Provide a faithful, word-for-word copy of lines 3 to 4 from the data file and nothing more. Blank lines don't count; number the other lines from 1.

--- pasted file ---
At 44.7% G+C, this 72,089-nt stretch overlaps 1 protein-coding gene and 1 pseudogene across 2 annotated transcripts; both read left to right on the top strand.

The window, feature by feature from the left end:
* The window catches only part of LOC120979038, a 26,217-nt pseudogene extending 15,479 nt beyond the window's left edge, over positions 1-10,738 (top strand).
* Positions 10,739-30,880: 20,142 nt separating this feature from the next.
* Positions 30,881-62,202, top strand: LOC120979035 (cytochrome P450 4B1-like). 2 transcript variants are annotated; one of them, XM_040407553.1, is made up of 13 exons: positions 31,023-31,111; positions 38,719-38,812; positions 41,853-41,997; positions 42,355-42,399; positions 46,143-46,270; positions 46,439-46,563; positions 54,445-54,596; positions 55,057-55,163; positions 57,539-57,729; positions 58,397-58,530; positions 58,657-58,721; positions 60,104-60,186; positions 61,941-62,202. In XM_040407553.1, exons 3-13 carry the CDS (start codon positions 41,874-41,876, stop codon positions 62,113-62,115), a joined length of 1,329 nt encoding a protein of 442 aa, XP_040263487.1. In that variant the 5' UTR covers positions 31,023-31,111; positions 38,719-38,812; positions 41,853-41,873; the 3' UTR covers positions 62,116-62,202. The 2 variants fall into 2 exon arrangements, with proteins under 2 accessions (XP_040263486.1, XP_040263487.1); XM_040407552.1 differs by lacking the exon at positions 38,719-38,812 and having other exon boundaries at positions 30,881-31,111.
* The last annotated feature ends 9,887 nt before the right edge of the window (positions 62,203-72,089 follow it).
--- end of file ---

* The window catches only part of LOC120979038, a 26,217-nt pseudogene extending 15,479 nt beyond the window's left edge, over positions 1-10,738 (top strand).
* Positions 10,739-30,880: 20,142 nt separating this feature from the next.